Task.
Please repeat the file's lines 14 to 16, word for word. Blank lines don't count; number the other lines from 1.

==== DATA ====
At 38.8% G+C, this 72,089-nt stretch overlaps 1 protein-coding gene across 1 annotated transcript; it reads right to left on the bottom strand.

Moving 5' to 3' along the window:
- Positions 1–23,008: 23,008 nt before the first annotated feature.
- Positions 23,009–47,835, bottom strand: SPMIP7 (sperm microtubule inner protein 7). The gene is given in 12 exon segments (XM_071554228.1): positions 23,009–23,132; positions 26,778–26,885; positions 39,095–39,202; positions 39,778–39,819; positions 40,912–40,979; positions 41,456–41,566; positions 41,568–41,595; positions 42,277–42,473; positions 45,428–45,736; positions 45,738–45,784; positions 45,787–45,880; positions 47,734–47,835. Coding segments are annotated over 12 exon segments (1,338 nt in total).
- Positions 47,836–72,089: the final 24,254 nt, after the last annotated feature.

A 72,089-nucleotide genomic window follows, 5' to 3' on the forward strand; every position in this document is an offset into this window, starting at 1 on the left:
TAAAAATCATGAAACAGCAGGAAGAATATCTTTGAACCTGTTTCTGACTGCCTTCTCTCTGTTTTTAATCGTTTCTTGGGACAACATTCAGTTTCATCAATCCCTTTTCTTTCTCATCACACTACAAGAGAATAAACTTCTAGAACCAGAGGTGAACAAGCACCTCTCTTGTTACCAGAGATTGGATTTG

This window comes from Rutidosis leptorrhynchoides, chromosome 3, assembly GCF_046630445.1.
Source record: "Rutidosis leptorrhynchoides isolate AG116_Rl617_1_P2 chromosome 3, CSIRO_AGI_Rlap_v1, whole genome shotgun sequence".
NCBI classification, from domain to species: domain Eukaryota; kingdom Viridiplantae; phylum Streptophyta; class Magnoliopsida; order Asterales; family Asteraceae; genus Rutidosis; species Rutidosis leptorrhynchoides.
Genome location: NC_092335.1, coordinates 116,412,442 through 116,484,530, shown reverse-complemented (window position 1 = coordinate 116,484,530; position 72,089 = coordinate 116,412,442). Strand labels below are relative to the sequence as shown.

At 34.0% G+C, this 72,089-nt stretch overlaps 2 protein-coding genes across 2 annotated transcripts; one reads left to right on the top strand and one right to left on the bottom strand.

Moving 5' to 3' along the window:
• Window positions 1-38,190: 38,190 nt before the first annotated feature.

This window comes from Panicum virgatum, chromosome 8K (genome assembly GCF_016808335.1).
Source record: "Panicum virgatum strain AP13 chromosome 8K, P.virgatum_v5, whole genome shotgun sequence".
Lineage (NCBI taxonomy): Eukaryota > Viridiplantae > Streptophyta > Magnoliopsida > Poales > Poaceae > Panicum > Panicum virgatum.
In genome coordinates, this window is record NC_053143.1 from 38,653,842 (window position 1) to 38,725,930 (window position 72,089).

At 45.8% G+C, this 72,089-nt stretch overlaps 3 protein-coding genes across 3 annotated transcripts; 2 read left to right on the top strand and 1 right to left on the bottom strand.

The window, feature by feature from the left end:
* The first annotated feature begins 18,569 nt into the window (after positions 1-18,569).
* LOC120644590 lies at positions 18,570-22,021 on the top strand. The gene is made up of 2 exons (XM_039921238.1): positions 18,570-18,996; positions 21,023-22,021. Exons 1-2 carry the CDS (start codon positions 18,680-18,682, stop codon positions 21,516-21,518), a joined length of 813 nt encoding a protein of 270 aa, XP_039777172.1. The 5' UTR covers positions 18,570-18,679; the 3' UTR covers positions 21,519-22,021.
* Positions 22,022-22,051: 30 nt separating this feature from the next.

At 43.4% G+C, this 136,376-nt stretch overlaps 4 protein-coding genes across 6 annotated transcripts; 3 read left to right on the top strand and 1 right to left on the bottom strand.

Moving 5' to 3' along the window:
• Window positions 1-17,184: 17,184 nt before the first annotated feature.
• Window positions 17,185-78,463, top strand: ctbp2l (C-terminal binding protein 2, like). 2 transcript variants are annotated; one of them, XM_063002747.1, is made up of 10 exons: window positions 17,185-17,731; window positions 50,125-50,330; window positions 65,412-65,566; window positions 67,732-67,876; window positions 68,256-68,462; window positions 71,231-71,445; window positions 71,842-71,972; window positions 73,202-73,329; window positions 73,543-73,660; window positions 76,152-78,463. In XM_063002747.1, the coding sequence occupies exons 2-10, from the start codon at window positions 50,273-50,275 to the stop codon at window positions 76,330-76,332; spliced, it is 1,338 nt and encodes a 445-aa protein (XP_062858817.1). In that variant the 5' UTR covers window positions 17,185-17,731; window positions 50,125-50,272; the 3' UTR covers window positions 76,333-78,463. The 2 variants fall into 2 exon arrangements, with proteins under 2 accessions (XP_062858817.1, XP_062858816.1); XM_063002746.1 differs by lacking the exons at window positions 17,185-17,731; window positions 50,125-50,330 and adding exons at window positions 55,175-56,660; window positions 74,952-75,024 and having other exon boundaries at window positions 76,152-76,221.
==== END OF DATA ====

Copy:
• Window positions 1-38,190: 38,190 nt before the first annotated feature.

This window comes from Panicum virgatum, chromosome 8K (genome assembly GCF_016808335.1).
Source record: "Panicum virgatum strain AP13 chromosome 8K, P.virgatum_v5, whole genome shotgun sequence".